Currently read­ing A Writer’s Coach: The Complete Guide to Writing Strategies That Work by Jack Hart. It’s more fo­cused on jour­nal­ism and fea­ture writ­ing … but why should­n’t one learn from our brethren who are paid to put out writ­ing at reg­u­lar dead­lines? And have sys­tems for it, no less.

Hart quotes Bill Blundell, a for­mer writ­ing coach from the Wall Street Journal on four strate­gies for de­vel­op­ing ideas on a pro­ject:

  • Extrapolation: will this phe­nom­e­non pro­duce other ef­fects? eg. A spike in gas prices might boost sale of bikes.
  • Synthesis: can you unify seem­ingly un­re­lated trends into a new pat­tern?
  • Localization: how does a de­vel­op­ment from a greater con­text have lo­cal con­se­quences? eg. Global trend to lo­cal re­sponse.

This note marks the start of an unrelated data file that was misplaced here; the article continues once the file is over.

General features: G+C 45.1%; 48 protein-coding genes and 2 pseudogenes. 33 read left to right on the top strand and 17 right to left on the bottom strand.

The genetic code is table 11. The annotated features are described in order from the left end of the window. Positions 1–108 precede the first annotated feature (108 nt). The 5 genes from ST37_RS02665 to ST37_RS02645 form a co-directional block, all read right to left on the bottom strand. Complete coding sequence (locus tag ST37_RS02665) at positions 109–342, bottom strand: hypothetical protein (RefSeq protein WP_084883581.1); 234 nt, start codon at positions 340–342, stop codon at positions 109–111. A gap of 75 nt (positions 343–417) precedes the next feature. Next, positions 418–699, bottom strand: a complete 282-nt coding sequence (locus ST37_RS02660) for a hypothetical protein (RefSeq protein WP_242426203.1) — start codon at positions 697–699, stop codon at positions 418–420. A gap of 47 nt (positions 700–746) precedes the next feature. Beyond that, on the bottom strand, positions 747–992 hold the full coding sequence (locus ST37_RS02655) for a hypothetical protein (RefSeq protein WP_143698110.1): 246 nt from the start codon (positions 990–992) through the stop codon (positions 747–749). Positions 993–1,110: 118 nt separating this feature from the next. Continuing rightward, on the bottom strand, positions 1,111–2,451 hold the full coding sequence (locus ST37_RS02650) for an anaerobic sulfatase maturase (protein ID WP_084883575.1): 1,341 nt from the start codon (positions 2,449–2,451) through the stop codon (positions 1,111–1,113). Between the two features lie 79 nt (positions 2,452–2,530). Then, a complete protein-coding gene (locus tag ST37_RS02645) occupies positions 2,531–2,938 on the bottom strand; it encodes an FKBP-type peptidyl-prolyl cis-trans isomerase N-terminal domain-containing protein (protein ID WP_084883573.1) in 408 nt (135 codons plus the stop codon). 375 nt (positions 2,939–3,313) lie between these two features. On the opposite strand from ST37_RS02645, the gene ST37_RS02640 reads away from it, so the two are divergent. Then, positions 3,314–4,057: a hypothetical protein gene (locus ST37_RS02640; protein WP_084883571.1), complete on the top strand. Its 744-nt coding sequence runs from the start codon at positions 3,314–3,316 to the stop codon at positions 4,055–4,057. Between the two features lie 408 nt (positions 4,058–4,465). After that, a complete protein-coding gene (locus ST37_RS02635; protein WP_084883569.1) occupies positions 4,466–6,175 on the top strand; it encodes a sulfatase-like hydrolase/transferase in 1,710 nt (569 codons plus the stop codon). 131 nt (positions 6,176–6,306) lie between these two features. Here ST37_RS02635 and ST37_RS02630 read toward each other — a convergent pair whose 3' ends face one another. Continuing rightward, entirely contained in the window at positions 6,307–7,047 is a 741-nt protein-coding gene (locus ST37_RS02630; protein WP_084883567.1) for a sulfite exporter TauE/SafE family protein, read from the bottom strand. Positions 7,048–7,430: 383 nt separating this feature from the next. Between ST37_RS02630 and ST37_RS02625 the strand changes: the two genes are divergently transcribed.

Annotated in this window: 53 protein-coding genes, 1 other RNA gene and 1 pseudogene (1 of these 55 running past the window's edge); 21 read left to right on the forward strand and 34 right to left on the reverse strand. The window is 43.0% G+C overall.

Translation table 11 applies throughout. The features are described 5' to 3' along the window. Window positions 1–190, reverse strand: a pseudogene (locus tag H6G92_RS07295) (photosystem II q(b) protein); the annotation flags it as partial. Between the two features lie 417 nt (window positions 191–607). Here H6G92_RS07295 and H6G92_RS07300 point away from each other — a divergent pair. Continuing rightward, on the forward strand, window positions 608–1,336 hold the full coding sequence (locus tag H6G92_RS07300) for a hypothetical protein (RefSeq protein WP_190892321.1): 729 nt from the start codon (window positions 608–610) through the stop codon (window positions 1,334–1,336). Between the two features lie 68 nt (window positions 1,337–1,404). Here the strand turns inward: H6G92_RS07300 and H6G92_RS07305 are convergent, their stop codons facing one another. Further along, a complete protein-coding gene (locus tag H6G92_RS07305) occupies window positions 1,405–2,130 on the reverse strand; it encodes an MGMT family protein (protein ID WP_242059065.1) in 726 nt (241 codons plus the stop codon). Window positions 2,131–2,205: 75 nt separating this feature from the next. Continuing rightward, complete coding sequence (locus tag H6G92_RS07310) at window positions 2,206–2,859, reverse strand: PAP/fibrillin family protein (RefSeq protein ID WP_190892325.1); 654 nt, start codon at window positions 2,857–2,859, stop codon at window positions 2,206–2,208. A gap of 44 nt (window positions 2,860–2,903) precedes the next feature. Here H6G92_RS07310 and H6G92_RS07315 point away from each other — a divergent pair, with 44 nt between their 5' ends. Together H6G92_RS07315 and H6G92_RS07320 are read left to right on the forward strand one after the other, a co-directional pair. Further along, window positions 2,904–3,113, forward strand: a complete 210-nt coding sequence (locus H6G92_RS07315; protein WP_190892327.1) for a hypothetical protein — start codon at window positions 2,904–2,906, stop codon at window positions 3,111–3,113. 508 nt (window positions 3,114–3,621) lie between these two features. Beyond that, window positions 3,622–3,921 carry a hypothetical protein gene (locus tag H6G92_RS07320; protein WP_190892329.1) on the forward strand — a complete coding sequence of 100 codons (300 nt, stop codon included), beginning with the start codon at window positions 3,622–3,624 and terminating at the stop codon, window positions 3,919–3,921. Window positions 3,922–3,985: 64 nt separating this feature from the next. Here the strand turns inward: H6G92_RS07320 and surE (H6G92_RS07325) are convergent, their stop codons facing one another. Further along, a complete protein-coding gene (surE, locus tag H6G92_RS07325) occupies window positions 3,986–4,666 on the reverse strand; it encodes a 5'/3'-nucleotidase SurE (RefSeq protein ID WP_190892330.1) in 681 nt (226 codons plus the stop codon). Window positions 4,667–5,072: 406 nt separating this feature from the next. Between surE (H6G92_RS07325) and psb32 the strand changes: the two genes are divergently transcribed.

• Projection: how does a cen­tral de­vel­op­ment play out in con­se­quences? This can have two types, di­rect im­pacts, and counter-moves.

But this piqued my in­ter­est be­cause it seems to me this could work in terms of work­ing through a cen­tral idea in spec­u­la­tive fic­tion, or a quick way to sketch out world­build­ing con­se­quences.